Department of Physics, Mody University, Ashiana Utsav, Kalwar road, near Govindpura, Jaipur, Rajasthan, 302012
Dr. Rathin Adhikari
Centre for Theoretical physics, Jamia Millia Islamia, Jamia Nagar, Okhla, New Delhi- 110025
When we look around us, we wonder so many things and try to seek answers to them to feed our curiosity. Black holes have been sucking up scientific attention from the every beginning. They were hinted at as early as the 1780s. Albert Einstein predicted Black Holes in his General Theory of Relativity. Recently after NASA released the first ever image of black hole, a lot of research initiatives have been taken. Black holes are basically celestial objects with enormous density (as all its mass is concentrated in a very small space) and hence their gravitational pull is enormous. Nothing can escape a black hole: anything (information for example) which crosses the boundary, known as the Event Horizon, is trapped inside it and gets completely lost. One may argue that if they do not emit any radiation, it is impossible to detect them? This is indeed true for isolated black holes, but luckily there are black holes that swallow gas, modify the trajectories of light near it (which is what this paper is about) and the nearby stars or have a stable life close to a companion star. Observations from earth and from space are performed at every wavelength: from radio to gamma rays. The concept of an object so massive that nothing can escape its fatal grip was first proposed at the end of the 18th century, extrapolated from the Newton's law of gravity however the true black hole revolution came with Einstein's General Theory of Relativity 1915. This thoery states that mass curves the fabric of space-time. The denser the mass, the greater the curvature. According to him, mass and energy are equivalent and hence even massless entity, such as light, is affected by gravity. In this project work, we will deal it with newtonian concept and then Schwarzschild equations given in the GTR to find out about the equation for the trajectory of light, or photon, under the influence of a black hole.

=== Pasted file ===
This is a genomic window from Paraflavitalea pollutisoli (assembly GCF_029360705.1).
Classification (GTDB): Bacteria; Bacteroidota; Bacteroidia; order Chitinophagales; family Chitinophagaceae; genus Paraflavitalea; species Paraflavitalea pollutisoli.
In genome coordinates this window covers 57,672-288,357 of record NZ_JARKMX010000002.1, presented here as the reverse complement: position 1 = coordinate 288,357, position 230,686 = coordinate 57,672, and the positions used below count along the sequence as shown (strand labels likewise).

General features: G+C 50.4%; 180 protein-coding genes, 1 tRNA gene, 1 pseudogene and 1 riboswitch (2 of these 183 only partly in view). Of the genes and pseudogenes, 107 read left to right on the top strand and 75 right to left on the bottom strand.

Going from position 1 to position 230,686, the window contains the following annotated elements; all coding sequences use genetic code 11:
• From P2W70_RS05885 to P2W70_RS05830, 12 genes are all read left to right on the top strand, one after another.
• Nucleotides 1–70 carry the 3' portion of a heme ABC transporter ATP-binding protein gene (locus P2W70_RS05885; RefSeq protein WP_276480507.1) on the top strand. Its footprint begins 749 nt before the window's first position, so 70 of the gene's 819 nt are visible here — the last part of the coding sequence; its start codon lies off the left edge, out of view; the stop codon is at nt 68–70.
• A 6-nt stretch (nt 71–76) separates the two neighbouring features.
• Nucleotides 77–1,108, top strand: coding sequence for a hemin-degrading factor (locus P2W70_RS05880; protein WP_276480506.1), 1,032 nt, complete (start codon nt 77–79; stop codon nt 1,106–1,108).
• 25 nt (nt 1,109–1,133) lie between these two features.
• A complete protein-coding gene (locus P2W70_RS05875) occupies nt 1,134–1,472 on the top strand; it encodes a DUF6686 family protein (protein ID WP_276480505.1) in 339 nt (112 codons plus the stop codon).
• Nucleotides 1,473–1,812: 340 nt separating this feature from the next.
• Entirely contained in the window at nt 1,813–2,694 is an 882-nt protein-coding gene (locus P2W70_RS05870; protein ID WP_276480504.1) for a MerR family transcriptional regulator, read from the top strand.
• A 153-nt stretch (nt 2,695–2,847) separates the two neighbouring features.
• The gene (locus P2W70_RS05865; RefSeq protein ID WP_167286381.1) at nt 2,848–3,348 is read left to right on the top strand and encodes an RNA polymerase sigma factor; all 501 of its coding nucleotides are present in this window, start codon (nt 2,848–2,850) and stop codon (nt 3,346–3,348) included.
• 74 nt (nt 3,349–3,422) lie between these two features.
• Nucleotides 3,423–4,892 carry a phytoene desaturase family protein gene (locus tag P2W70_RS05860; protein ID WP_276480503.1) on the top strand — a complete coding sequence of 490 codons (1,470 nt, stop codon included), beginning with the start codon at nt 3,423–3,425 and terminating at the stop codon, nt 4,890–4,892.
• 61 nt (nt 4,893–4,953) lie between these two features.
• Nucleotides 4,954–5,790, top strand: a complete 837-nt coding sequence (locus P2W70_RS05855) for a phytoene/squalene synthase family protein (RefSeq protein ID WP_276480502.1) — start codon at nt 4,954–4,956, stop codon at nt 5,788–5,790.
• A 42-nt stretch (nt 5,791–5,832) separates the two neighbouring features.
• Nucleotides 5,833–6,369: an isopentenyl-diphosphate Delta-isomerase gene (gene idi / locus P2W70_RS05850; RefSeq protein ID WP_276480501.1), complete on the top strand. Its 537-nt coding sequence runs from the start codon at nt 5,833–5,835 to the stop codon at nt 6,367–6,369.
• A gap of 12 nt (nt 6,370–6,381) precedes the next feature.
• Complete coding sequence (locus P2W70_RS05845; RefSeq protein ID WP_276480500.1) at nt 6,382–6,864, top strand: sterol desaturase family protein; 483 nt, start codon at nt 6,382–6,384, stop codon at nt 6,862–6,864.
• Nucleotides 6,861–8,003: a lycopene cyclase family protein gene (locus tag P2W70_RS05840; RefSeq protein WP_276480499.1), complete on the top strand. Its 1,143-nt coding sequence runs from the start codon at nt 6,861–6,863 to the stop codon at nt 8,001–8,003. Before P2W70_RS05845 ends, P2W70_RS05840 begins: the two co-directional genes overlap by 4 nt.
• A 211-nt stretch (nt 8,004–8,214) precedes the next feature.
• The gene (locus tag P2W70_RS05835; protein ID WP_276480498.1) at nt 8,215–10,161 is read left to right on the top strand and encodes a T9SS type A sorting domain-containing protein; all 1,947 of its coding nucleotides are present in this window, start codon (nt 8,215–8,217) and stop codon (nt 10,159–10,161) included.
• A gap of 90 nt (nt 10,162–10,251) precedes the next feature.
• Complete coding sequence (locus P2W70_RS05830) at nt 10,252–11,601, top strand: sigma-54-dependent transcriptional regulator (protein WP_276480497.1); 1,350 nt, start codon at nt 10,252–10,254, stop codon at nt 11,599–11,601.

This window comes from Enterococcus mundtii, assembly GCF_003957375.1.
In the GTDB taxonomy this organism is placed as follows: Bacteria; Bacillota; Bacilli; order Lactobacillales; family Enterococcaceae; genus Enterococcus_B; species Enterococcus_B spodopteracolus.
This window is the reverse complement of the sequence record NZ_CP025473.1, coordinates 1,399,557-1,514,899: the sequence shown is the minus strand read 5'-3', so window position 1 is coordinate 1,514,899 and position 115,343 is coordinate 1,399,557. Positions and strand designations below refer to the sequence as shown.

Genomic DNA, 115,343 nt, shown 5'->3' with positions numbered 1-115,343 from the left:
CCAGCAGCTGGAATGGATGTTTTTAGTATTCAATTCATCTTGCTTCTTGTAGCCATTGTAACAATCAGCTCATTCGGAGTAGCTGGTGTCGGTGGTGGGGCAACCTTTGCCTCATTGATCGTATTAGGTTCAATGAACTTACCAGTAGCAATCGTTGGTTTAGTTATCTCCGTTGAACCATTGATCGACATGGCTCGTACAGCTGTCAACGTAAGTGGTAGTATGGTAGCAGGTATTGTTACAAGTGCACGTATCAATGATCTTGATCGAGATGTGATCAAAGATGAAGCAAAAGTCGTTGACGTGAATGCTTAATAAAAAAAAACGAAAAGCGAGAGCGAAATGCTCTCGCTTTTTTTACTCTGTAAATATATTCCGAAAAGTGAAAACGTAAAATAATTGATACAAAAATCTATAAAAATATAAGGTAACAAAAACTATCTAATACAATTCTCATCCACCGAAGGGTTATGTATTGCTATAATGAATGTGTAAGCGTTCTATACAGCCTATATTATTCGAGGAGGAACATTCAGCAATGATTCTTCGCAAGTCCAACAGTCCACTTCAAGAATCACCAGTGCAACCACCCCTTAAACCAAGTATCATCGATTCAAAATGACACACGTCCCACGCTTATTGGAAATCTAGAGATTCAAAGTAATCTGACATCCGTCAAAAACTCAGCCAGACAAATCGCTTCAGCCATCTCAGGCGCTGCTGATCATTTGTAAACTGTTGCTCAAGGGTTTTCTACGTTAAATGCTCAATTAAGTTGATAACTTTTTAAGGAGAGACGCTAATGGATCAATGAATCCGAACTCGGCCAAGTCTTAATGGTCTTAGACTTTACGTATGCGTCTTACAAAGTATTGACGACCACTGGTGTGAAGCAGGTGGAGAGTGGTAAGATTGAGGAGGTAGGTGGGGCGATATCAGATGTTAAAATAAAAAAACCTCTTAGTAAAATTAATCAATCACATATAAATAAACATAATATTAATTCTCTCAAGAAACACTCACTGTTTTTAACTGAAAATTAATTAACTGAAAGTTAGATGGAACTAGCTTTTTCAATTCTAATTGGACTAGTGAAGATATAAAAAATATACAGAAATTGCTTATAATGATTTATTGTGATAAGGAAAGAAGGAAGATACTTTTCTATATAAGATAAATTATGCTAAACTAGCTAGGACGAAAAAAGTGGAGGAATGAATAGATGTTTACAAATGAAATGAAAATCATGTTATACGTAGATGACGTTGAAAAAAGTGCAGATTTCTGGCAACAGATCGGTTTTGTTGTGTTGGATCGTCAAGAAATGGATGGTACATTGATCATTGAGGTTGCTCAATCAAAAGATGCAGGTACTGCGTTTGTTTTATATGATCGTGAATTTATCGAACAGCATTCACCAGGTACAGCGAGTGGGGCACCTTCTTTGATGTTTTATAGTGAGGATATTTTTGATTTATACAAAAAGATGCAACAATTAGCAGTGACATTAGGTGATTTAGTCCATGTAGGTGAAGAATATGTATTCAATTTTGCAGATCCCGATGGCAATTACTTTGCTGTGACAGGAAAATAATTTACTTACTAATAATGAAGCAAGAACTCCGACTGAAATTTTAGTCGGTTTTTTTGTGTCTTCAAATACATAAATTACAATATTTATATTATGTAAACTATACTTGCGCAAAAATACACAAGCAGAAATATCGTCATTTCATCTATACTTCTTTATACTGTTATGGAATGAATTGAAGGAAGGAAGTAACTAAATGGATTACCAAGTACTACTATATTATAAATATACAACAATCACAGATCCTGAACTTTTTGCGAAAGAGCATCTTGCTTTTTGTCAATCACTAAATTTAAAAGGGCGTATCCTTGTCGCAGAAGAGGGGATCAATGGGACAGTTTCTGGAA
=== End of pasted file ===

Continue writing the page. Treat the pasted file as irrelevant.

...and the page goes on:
Keywords: event horizon, space-time, Schwarzschild equations, gravitational pull, General Theory of Relativity, radiation